Industry backs Chancellor's new Infrastructure Commission appointments

New “long-term strategy to ensure the UK’s infrastructure truly meets the expectations of business and the general public” and £100bn spending commitment by 2020 underlines government’s support for infrastructure investment. 

George Osborne

The infrastructure sector today rallied behind Chancellor George Osborne’s new Independent Infrastructure Commission appointments today agreeing that the new body was the “best way to respond, and then ensure projects are delivered on time and on budget”.

Association for Consultancy and Engineering chief executive  Nelson Ogunshakin welcomed the "range and calibre" of the commissioners and said the new commission should reassure the infrastructure and engineering sector of the government’s commitment to the development of the UK’s infrastructure networks. 

The NIC commissioners:

Lord Heseltine – the former deputy prime minister who has long championed the regeneration of Britain’s inner cities through infrastructure investment

Sir John Armitt – the former chair of the Olympic Delivery Authority, and next year’s President of the Institute of Civil Engineer

Professor Tim Besley – a former member of the Bank of England’s Monetary Policy Committee and the LSE’s Growth Commission, which recommended an independent infrastructure body

Demis Hassabis – artificial intelligence researcher, neuroscientist and head of DeepMind Technologies

Sadie Morgan – a founding director of dRMM Architects and Design Panel Chair of HS2

Bridget Rosewell – a senior adviser at Volterra and former Chief Economist and Chief Economic Adviser to the Greater London Authority

Sir Paul Ruddock – chairman of the Victoria & Albert Museum and the University of Oxford Endowment

"Important now is that the group meets quickly, establishes terms of reference, and begins engaging with all those concerned on the three priorities tasked by the chancellor, namely, transforming the connectivity of the Northern cities, tackling large-scale investment in London’s public transport, and ensuring investment in energy infrastructure," he said.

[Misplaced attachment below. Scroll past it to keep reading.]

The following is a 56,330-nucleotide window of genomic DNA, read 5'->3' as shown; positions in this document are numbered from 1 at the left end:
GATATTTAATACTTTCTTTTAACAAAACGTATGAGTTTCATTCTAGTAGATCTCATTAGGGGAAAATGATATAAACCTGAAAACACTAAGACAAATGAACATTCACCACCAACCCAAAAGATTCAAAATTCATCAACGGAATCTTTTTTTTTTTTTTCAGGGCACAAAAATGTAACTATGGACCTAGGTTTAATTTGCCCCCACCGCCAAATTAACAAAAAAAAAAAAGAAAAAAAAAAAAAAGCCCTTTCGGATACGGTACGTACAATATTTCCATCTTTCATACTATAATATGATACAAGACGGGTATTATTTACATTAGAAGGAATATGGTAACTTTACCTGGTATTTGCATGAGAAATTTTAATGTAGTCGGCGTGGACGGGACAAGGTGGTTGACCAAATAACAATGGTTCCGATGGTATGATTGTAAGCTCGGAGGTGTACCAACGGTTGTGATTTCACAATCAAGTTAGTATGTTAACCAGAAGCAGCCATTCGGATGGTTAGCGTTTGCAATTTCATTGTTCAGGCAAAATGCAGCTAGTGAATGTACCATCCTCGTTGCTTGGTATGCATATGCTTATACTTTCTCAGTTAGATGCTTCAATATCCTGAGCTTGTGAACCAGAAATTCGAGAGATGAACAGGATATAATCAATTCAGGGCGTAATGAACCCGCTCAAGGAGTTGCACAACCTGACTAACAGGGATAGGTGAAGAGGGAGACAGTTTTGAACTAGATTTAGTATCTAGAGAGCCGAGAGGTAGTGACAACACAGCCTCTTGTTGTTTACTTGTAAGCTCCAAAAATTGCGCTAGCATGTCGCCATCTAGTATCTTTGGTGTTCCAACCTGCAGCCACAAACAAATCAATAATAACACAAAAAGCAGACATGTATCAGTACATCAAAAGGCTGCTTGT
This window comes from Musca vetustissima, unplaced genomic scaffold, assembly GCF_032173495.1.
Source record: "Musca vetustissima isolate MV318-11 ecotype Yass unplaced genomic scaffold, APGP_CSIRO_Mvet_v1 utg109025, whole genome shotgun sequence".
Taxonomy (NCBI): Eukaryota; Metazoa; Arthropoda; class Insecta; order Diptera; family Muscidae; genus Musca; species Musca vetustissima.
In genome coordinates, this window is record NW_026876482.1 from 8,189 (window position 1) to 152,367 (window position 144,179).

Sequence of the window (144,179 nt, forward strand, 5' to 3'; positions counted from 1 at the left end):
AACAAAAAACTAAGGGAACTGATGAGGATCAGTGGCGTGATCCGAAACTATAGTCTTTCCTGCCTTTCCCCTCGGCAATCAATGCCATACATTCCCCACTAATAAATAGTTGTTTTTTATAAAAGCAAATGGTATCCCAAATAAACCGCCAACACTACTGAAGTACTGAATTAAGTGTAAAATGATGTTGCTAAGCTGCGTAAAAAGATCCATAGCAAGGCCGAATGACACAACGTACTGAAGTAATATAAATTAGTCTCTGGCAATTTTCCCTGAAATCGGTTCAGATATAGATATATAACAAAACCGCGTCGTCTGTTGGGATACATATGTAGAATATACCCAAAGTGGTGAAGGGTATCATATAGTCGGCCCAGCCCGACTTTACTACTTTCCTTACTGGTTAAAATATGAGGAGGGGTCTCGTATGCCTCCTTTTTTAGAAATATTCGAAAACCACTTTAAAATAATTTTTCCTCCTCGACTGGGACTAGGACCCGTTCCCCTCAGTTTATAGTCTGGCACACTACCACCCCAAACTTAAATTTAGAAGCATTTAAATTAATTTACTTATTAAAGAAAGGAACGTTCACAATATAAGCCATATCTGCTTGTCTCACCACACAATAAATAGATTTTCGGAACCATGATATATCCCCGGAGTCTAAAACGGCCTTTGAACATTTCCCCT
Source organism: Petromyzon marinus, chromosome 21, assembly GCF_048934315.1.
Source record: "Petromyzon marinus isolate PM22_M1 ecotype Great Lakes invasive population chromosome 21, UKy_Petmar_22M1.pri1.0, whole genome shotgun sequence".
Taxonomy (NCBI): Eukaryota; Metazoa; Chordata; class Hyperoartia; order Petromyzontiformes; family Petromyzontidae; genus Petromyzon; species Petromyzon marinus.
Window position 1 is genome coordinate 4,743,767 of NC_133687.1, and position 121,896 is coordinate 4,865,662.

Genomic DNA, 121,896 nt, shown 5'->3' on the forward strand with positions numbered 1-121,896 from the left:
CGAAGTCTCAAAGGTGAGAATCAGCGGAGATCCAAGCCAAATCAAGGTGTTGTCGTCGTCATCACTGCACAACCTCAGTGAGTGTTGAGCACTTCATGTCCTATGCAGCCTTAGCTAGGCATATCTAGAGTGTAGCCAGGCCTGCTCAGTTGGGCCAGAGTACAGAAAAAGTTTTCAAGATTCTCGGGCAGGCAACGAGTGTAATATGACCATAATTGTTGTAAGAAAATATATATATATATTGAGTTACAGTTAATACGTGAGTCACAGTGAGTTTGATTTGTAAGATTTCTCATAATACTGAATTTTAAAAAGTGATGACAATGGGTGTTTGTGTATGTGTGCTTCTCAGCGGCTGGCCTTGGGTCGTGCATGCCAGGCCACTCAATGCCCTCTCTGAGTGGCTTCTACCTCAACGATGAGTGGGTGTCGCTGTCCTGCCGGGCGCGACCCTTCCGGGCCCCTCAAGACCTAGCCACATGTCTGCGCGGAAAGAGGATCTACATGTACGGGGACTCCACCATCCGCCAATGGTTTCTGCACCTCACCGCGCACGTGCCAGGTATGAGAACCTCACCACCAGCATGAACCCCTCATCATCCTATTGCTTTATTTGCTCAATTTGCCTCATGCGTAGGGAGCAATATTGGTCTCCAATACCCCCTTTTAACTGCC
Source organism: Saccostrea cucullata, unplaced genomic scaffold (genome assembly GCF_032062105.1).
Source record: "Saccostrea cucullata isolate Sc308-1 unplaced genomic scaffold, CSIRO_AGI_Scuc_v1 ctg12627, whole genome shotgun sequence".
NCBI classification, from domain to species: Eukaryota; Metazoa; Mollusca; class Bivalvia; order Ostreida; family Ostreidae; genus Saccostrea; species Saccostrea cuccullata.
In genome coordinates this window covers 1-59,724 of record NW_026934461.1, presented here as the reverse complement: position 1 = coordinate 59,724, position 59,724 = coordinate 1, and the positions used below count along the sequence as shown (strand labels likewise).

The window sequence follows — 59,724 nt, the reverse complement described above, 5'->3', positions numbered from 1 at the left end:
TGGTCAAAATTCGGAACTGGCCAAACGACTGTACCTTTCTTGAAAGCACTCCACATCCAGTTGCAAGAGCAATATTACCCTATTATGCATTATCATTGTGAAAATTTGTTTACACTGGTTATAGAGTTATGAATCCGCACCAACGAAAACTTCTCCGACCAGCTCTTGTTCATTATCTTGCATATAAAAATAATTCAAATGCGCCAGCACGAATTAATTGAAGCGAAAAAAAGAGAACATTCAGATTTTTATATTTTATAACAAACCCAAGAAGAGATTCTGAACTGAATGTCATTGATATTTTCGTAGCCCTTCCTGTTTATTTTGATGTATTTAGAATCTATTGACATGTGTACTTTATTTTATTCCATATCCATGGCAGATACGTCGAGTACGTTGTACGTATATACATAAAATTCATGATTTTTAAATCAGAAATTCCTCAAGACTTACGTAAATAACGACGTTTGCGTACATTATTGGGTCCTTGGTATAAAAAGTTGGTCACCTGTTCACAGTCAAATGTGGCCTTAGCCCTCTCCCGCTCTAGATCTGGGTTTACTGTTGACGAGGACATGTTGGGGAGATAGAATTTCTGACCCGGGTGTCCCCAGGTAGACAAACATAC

"An NIC is a key facet to ensure the strategy we have is robust, deliverable, and addresses the country’s current and future needs," he added. "The government, Lord Adonis, and newly appointed members of the NIC must ensure the momentum continues.”

Civil Engineering Contractors Association also welcomed £100bn spending commitment on infrastructure in this Parliament and the Chancellor’s pledge to “put infrastructure at the heart of next month’s Spending Review”.

“CECA warmly welcomes the appointment of the commissioners to their posts. The announcements to date reflect the wide range of expertise from within industry and the policy making sphere and will provide a good balance of perspectives to deliver a credible plan for the future,” said CECA chief executive Alasdair Reisner. 

“We have long called for a long-term strategy to ensure the UK’s infrastructure truly meets the expectations of business and the general public, and we welcome the establishment of the National Infrastructure Commission and today’s expert appointments which will deliver world class projects across the UK,” he added.

AECOM chief executive – Civil Infrastructure, Europe, Middle East, India and Africa,  Richard Robinson, also welcomed the announcement but flagged the results of recent research by CBI/AECOM highlighting business concerns over pace of infrastructure delivery.